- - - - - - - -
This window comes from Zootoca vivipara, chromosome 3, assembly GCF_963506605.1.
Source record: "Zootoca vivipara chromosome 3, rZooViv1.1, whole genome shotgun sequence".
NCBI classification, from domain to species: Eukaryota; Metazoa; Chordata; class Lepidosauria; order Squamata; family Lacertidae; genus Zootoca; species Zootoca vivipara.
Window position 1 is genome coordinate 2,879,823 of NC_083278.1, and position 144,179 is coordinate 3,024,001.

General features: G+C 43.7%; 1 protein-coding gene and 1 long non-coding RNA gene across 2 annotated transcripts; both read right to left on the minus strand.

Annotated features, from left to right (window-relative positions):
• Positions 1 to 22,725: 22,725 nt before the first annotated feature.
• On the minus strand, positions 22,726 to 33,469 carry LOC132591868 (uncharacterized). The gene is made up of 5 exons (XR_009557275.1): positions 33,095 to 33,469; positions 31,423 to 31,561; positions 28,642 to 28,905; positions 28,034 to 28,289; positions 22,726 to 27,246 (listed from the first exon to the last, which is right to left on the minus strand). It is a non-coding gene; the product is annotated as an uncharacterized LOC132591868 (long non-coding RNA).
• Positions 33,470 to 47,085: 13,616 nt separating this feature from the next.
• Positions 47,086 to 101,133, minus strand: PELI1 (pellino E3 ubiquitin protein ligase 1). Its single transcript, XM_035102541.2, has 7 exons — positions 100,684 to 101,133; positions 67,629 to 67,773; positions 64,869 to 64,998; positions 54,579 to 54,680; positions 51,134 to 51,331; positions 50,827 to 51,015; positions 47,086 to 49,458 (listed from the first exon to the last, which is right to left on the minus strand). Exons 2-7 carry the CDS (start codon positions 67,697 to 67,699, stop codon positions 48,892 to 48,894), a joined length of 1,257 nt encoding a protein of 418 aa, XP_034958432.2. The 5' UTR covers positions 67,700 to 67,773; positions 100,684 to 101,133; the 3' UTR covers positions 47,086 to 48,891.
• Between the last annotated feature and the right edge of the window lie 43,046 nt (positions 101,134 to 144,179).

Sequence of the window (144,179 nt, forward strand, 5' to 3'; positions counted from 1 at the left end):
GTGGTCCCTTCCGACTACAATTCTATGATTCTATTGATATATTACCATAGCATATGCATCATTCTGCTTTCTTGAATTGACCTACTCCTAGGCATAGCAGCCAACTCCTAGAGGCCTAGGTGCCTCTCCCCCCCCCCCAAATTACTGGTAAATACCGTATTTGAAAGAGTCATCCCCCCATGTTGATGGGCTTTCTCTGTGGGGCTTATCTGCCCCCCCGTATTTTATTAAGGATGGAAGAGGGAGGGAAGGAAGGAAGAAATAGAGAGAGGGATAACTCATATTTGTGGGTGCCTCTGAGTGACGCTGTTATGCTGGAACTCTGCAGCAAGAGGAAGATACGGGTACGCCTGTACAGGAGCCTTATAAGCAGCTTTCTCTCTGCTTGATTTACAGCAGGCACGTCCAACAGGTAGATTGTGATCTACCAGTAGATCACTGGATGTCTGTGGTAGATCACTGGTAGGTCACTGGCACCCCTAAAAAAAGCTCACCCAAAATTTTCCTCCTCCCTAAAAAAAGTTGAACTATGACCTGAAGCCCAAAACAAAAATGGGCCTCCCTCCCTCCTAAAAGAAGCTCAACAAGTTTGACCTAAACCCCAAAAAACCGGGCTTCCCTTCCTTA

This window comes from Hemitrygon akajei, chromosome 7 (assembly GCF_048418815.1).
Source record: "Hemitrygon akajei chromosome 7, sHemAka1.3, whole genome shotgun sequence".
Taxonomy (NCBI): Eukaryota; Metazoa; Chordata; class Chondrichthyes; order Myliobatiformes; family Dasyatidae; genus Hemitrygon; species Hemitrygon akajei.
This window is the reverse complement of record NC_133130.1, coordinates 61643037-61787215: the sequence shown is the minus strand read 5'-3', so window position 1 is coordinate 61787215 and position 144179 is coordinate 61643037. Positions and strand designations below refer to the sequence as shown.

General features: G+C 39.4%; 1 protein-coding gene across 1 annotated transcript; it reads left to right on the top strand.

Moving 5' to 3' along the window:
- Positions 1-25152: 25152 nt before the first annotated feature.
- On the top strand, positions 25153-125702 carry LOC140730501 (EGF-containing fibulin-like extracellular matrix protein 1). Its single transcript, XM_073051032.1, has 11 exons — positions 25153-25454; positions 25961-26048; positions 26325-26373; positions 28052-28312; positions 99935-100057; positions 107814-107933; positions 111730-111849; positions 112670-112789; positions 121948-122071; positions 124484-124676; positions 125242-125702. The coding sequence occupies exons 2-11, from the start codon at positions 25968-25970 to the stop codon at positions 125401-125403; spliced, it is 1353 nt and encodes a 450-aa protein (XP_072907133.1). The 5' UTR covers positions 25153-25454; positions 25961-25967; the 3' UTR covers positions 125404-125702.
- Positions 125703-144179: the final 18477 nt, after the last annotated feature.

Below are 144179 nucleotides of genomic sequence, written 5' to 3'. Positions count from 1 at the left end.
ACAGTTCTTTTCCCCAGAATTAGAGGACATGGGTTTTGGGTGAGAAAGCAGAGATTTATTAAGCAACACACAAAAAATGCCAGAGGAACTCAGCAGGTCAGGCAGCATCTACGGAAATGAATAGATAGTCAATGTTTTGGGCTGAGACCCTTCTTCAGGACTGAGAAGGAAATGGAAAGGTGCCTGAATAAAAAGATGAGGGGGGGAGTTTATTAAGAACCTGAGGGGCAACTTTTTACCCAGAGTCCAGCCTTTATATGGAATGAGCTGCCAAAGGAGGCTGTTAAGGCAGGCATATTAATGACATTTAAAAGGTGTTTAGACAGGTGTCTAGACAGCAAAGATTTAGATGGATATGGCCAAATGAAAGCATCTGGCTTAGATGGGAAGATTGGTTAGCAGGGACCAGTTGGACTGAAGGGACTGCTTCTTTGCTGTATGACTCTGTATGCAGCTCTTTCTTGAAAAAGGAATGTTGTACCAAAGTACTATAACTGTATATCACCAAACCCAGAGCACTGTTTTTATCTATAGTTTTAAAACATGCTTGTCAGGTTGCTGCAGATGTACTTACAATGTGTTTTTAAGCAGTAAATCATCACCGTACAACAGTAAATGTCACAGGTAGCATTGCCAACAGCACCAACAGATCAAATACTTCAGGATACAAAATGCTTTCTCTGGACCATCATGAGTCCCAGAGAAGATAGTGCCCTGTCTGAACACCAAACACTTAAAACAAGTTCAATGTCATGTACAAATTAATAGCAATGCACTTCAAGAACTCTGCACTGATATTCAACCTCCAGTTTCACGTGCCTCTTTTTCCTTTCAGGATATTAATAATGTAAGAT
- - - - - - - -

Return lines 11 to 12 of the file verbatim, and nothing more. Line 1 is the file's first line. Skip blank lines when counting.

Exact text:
• Between the last annotated feature and the right edge of the window lie 43,046 nt (positions 101,134 to 144,179).

Sequence of the window (144,179 nt, forward strand, 5' to 3'; positions counted from 1 at the left end):